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Press Release

Lauren Ward

For immediate release:
May 29, 2003

Carnegie Mellon Hosts 10th Annual Western PA Scholastic Chess Championship: Chess Grandmaster Gregory Kaidanov to Appear

PITTSBURGH—In conjunction with the Pittsburgh Chess Club, Carnegie Mellon University is hosting the 10th Annual Western PA Scholastic Chess Championship. The Chess Championship will take place from 9:30 a.m. to 3:45 p.m. on Saturday, June 7, 2003, in the University Center at Carnegie Mellon. Highlights of this championship will include a tournament for more than 250 local students and an appearance by renowned chess champion Gregory Kaidanov.

The tournament, which consists of four rounds, is open to students in grades kindergarten through 12; competitors will play against students near their own ages and skill levels, and all students are guaranteed to play all four games. Students from the same school will play in teams to increase their chances of winning by being eligible for group awards; individual play, however, will not hurt the chances of winning individual awards. Each of the top three teams will receive a group trophy and individual ribbons for each member of the team. The top five players in each section will also receive trophies; a minimum of 50 trophies will be awarded.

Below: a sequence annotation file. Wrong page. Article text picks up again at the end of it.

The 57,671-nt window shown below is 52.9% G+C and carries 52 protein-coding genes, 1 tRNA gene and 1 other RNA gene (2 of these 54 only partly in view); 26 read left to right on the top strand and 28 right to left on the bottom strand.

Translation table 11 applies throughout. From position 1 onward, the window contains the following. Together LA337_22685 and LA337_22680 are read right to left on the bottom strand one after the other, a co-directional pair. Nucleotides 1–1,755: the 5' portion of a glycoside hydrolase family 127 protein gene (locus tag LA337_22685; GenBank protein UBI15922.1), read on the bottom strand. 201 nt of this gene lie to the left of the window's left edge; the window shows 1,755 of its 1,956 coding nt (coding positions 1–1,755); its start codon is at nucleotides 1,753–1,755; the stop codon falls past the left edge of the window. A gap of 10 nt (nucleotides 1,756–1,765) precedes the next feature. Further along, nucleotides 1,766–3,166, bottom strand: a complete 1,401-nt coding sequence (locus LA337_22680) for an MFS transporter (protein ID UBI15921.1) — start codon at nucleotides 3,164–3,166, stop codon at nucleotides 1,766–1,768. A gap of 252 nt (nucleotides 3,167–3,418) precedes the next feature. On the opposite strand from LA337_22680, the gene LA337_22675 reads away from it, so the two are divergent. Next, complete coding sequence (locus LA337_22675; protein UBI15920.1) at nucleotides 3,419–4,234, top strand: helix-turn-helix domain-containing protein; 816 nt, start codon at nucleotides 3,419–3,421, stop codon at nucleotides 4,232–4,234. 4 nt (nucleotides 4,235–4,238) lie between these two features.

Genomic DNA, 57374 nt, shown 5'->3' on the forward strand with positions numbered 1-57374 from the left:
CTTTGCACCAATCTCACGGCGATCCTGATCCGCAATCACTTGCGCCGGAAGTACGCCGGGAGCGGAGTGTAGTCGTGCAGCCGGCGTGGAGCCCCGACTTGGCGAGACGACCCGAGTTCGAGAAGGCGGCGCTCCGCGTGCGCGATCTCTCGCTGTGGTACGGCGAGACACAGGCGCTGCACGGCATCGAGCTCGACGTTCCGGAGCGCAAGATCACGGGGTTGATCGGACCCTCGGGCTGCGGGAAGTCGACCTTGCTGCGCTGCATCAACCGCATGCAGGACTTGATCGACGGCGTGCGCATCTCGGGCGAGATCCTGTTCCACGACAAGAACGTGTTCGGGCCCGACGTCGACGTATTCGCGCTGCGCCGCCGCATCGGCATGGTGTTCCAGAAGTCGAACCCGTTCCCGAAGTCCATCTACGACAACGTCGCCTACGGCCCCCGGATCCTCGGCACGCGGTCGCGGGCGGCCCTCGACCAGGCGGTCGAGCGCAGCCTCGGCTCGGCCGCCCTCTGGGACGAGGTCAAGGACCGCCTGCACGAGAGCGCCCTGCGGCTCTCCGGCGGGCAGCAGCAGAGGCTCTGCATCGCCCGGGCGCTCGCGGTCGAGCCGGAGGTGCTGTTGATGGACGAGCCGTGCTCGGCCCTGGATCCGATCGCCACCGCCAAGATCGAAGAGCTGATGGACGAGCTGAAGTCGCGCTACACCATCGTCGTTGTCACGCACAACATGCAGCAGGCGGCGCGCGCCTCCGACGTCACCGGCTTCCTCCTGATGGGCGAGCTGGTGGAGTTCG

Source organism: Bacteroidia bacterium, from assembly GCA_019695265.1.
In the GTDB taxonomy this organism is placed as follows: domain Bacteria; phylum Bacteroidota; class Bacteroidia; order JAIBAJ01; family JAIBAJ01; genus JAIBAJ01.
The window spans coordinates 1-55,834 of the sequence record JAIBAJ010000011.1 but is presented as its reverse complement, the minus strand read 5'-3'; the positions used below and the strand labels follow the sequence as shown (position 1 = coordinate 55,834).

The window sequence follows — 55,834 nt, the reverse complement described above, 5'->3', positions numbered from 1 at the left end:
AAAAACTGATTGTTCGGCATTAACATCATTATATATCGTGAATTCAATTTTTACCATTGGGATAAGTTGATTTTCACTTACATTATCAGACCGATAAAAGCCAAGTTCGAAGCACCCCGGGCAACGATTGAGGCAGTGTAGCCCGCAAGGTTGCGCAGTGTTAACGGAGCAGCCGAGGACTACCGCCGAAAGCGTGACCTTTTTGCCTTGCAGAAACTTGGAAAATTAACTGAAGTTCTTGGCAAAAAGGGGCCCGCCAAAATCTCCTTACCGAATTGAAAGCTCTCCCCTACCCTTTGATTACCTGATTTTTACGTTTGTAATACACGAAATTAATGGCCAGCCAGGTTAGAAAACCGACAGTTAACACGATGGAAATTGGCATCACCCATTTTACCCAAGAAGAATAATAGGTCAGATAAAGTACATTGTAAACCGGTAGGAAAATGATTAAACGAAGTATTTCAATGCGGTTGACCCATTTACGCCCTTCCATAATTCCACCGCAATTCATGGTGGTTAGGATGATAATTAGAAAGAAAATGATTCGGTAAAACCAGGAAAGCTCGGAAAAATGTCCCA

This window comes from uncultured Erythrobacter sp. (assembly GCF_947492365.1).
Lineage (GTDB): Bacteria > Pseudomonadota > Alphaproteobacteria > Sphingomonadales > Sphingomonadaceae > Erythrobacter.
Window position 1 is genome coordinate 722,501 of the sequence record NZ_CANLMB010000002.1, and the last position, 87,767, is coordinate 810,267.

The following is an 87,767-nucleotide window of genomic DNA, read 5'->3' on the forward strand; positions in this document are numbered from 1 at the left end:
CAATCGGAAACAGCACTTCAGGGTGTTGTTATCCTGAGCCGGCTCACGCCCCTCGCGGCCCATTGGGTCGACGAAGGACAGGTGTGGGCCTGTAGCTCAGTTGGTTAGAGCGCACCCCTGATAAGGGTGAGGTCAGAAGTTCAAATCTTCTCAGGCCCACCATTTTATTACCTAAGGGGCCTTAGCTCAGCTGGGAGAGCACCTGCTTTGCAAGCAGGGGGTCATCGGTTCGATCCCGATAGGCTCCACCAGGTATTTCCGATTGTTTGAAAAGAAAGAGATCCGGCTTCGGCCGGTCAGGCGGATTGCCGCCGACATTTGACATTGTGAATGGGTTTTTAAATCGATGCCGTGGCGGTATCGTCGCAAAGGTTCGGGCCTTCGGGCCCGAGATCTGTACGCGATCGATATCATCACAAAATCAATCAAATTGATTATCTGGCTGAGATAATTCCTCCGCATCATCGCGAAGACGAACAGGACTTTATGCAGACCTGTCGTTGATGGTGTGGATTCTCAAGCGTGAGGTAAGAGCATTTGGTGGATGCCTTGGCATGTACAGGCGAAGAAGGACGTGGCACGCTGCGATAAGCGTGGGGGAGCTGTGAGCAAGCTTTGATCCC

Chessmaster Jerry Meyers, scholastic director of the Pittsburgh Chess Club, sees chess as an integral part of any child's education. "Chess makes kids smarter," offers Meyers; research has shown that it also contributes to such life-skills as focusing, planning and thinking ahead. "Chess helps them to build these skills while enjoying themselves," Meyers explains, "and, as a result, children become more critical thinkers, better problem solvers and more independent decision makers."

Grandmaster Kaidanov, originally from the Ukraine, is currently the highest-rated player in America according to the US Chess Federation. He has held the coveted title of Chess Grandmaster since 1988; he has won such prestigious tournaments as the 1992 World Open and the 1992 US Open. Following the tournament portion of the Western PA Chess Championship, he will play blindfold chess, autograph chessboards and answer questions. He will also engage in what's known as a 'simul' in which he simultaneously plays more than 30 people, including the winners of the tournament and randomly drawn participants.

For more information, please contact Jerry Meyers at 412-422-1770 or visit


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